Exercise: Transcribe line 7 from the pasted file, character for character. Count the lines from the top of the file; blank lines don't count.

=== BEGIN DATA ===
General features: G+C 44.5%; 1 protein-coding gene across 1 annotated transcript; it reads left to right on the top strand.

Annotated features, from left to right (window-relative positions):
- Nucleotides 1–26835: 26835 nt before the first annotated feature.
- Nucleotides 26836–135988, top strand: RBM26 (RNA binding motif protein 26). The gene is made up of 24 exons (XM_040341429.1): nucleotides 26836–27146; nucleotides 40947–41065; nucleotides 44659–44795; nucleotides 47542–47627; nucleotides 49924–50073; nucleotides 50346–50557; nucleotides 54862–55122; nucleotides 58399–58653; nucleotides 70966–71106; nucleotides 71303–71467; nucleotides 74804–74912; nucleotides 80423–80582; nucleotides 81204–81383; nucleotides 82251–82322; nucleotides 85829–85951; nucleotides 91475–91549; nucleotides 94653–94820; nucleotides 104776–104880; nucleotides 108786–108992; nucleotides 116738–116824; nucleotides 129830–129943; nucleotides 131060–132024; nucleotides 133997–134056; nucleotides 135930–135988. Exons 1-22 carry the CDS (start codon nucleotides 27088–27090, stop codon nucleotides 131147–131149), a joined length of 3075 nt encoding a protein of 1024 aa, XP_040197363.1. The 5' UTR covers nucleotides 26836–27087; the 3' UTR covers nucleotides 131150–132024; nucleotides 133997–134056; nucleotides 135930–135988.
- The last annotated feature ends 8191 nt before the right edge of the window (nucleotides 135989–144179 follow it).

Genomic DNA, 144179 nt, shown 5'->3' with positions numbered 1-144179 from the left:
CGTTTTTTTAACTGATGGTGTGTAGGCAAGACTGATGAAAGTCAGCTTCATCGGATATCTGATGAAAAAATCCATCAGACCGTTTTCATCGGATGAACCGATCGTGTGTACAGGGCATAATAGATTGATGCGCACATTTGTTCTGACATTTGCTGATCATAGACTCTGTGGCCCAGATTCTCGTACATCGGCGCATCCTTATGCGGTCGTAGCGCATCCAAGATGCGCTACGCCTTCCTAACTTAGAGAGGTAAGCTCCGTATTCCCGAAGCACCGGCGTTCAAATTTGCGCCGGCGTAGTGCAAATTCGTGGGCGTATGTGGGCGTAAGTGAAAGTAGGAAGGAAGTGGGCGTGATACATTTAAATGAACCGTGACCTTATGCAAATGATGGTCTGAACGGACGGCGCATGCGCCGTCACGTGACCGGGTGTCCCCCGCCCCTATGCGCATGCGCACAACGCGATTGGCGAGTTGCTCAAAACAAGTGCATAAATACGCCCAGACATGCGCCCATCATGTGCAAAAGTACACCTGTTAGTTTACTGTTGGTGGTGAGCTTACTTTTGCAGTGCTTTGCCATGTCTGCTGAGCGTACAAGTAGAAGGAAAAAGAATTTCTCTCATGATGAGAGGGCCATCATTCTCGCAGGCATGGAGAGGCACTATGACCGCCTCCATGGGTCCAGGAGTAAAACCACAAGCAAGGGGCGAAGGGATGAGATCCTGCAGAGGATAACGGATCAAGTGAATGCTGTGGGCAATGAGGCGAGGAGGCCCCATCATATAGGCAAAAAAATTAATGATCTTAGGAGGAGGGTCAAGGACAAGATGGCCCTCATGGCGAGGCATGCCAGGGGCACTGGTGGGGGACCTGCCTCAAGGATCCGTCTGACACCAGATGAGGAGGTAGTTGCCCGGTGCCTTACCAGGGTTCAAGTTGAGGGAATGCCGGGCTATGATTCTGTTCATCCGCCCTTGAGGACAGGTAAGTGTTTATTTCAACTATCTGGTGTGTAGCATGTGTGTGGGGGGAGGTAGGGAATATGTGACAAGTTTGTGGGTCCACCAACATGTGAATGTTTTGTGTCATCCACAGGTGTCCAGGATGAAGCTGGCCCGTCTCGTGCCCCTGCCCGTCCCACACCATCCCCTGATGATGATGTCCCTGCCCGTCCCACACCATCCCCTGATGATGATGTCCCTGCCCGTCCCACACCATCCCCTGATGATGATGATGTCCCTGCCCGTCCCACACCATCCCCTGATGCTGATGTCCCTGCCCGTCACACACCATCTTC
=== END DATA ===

CGTTTTTTTAACTGATGGTGTGTAGGCAAGACTGATGAAAGTCAGCTTCATCGGATATCTGATGAAAAAATCCATCAGACCGTTTTCATCGGATGAACCGATCGTGTGTACAGGGCATAATAGATTGATGCGCACATTTGTTCTGACATTTGCTGATCATAGACTCTGTGGCCCAGATTCTCGTACATCGGCGCATCCTTATGCGGTCGTAGCGCATCCAAGATGCGCTACGCCTTCCTAACTTAGAGAGGTAAGCTCCGTATTCCCGAAGCACCGGCGTTCAAATTTGCGCCGGCGTAGTGCAAATTCGTGGGCGTATGTGGGCGTAAGTGAAAGTAGGAAGGAAGTGGGCGTGATACATTTAAATGAACCGTGACCTTATGCAAATGATGGTCTGAACGGACGGCGCATGCGCCGTCACGTGACCGGGTGTCCCCCGCCCCTATGCGCATGCGCACAACGCGATTGGCGAGTTGCTCAAAACAAGTGCATAAATACGCCCAGACATGCGCCCATCATGTGCAAAAGTACACCTGTTAGTTTACTGTTGGTGGTGAGCTTACTTTTGCAGTGCTTTGCCATGTCTGCTGAGCGTACAAGTAGAAGGAAAAAGAATTTCTCTCATGATGAGAGGGCCATCATTCTCGCAGGCATGGAGAGGCACTATGACCGCCTCCATGGGTCCAGGAGTAAAACCACAAGCAAGGGGCGAAGGGATGAGATCCTGCAGAGGATAACGGATCAAGTGAATGCTGTGGGCAATGAGGCGAGGAGGCCCCATCATATAGGCAAAAAAATTAATGATCTTAGGAGGAGGGTCAAGGACAAGATGGCCCTCATGGCGAGGCATGCCAGGGGCACTGGTGGGGGACCTGCCTCAAGGATCCGTCTGACACCAGATGAGGAGGTAGTTGCCCGGTGCCTTACCAGGGTTCAAGTTGAGGGAATGCCGGGCTATGATTCTGTTCATCCGCCCTTGAGGACAGGTAAGTGTTTATTTCAACTATCTGGTGTGTAGCATGTGTGTGGGGGGAGGTAGGGAATATGTGACAAGTTTGTGGGTCCACCAACATGTGAATGTTTTGTGTCATCCACAGGTGTCCAGGATGAAGCTGGCCCGTCTCGTGCCCCTGCCCGTCCCACACCATCCCCTGATGATGATGTCCCTGCCCGTCCCACACCATCCCCTGATGATGATGTCCCTGCCCGTCCCACACCATCCCCTGATGATGATGATGTCCCTGCCCGTCCCACACCATCCCCTGATGCTGATGTCCCTGCCCGTCACACACCATCTTC